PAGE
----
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Dementia (London) ; 20(8): 2779-2801, 2021 Nov.
Article in English | MEDLINE | ID: covidwho-1207590


BACKGROUND AND OBJECTIVES: The Covid-19 pandemic reduced access to social activities and routine health care that are central to dementia prevention. We developed a group-based, video-call, cognitive well-being intervention; and investigated its acceptability and feasibility; exploring through participants' accounts how the intervention was experienced and used in the pandemic context. RESEARCH DESIGN AND METHOD: We recruited adults aged 60+ years with memory concerns (without dementia). Participants completed baseline assessments and qualitative interviews/focus groups before and after the 10-week intervention. Qualitative interview data and facilitator notes were integrated in a thematic analysis. RESULTS: 12/17 participants approached completed baseline assessments, attended 100/120 (83.3%) intervention sessions and met 140/170 (82.4%) of goals set. Most had not used video calling before. In the thematic analysis, our overarching theme was social connectedness. Three sub-themes were as follows: Retaining independence and social connectedness: social connectedness could not be at the expense of independence; Adapting social connectedness in the pandemic: participants strived to compensate for previous social connectedness as the pandemic reduced support networks; Managing social connections within and through the intervention: although there were tensions, for example, between sharing of achievements feeling supportive and competitive, participants engaged with various lifestyle changes; social connections supported group attendance and implementation of lifestyle changes. DISCUSSION AND IMPLICATIONS: Our intervention was acceptable and feasible to deliver by group video-call. We argue that dementia prevention is both an individual and societal concern. For more vulnerable populations, messages that lifestyle change can help memory should be communicated alongside supportive, relational approaches to enabling lifestyle changes.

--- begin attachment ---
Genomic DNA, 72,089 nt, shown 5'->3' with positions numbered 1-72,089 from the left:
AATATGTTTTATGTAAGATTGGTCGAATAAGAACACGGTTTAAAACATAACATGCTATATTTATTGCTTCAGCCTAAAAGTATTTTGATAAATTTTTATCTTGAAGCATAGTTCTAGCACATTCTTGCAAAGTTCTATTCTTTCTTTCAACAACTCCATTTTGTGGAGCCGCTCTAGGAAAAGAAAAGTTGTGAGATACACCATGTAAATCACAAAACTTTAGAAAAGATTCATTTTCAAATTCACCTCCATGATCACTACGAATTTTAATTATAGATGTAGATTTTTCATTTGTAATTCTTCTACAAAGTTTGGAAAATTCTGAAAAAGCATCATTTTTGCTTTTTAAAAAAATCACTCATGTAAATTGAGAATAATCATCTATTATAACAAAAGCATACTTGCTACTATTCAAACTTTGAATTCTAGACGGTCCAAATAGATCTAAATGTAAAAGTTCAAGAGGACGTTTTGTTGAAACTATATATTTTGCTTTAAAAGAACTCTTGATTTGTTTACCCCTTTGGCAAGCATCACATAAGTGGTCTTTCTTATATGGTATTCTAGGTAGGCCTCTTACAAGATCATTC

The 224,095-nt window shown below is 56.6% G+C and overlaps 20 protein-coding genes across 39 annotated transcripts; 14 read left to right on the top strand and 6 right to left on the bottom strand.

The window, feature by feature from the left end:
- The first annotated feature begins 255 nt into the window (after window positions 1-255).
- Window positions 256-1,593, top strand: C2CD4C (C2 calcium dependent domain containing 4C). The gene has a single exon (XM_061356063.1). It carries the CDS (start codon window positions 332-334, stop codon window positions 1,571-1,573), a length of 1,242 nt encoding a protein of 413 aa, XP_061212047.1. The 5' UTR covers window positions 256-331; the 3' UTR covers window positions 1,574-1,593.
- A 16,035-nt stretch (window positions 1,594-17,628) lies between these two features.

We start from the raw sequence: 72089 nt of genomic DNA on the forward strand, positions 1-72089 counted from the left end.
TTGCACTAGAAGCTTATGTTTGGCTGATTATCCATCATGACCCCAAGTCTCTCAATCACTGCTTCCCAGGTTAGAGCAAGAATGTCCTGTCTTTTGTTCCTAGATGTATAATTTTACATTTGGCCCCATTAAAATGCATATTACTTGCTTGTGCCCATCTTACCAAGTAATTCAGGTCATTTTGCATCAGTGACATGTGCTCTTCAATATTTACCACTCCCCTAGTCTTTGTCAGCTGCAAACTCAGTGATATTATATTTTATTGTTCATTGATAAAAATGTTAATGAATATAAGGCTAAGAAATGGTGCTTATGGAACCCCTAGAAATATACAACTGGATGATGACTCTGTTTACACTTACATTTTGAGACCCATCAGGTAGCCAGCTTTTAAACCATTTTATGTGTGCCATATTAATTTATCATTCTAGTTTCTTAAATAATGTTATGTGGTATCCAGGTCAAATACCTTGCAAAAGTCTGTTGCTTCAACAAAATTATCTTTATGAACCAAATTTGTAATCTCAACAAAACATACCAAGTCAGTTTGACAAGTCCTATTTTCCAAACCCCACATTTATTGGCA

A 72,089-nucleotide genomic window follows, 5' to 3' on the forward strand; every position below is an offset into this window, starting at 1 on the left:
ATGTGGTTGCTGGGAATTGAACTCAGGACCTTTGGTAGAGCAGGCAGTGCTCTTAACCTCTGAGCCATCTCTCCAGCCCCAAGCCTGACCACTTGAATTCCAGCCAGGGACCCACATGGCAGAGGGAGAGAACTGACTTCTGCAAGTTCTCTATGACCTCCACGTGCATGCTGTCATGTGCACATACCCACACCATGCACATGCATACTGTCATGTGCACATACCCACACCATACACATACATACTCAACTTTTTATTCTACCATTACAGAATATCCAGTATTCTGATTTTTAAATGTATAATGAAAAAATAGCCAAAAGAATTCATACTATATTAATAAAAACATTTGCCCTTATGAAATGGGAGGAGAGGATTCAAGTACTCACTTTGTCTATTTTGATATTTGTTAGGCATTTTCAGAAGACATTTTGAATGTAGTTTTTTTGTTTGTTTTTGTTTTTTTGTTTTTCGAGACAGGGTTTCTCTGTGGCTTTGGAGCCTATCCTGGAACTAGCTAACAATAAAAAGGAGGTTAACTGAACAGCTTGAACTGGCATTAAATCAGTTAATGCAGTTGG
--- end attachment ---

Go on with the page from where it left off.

COVID-19 , Dementia , Adult , Humans , Pandemics , SARS-CoV-2
Clin Med (Lond) ; 20(5): e160-e162, 2020 09.
Article in English | MEDLINE | ID: covidwho-633832


Appropriate dissemination of information to the general public is a key component of the pandemic response. In 2018, recorded infection control advice messages were affixed to 30% of England's automated hospital switchboards during the seasonal influenza and norovirus outbreaks. As the majority of messages were mandatory for all callers, healthcare professionals using the hospital switchboard - including during time-critical emergencies - had their enquiries significantly delayed by these measures. Importantly, published analyses did not demonstrate an association between these messages and patient outcomes. As of May 2020, 85% of NHS trusts made use of infection control messages; on average, these delayed healthcare professionals by 59.4 seconds per call, but had no clear association with patient outcomes from COVID-19. An ongoing national switchboard quality improvement project seeks to establish a gold standard whereby healthcare professionals with urgent enquiries can press 'X' to skip past infection control messages and have their calls triaged immediately.

Communicable Disease Control/organization & administration , Coronavirus Infections/epidemiology , Hospital Communication Systems/organization & administration , Infection Control/organization & administration , Information Dissemination/methods , Pandemics/statistics & numerical data , Pneumonia, Viral/epidemiology , COVID-19 , Coronavirus Infections/prevention & control , Female , Humans , Interdisciplinary Communication , Male , Pandemics/prevention & control , Pneumonia, Viral/prevention & control , Prevalence , Risk Assessment , Survival Analysis , United Kingdom